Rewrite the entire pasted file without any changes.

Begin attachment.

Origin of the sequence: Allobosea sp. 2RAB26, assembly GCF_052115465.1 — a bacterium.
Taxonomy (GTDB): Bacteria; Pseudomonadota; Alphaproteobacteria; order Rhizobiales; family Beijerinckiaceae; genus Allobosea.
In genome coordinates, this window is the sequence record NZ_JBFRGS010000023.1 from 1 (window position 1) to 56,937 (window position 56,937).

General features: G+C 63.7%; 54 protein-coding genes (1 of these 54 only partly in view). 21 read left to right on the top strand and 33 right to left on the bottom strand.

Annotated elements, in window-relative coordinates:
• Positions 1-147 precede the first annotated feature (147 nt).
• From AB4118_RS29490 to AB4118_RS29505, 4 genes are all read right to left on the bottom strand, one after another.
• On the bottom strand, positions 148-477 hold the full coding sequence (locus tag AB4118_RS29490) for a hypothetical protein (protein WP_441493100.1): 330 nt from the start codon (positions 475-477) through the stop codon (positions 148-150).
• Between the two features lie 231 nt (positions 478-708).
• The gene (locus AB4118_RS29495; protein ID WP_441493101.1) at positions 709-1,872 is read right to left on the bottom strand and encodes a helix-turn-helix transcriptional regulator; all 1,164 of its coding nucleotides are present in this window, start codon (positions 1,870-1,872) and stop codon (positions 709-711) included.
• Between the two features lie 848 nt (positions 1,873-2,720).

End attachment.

Origin of the sequence: Allobosea sp. 2RAB26, assembly GCF_052115465.1 — a bacterium.
Taxonomy (GTDB): Bacteria; Pseudomonadota; Alphaproteobacteria; order Rhizobiales; family Beijerinckiaceae; genus Allobosea.
In genome coordinates, this window is the sequence record NZ_JBFRGS010000023.1 from 1 (window position 1) to 56,937 (window position 56,937).

General features: G+C 63.7%; 54 protein-coding genes (1 of these 54 only partly in view). 21 read left to right on the top strand and 33 right to left on the bottom strand.

Annotated elements, in window-relative coordinates:
• Positions 1-147 precede the first annotated feature (147 nt).
• From AB4118_RS29490 to AB4118_RS29505, 4 genes are all read right to left on the bottom strand, one after another.
• On the bottom strand, positions 148-477 hold the full coding sequence (locus tag AB4118_RS29490) for a hypothetical protein (protein WP_441493100.1): 330 nt from the start codon (positions 475-477) through the stop codon (positions 148-150).
• Between the two features lie 231 nt (positions 478-708).
• The gene (locus AB4118_RS29495; protein ID WP_441493101.1) at positions 709-1,872 is read right to left on the bottom strand and encodes a helix-turn-helix transcriptional regulator; all 1,164 of its coding nucleotides are present in this window, start codon (positions 1,870-1,872) and stop codon (positions 709-711) included.
• Between the two features lie 848 nt (positions 1,873-2,720).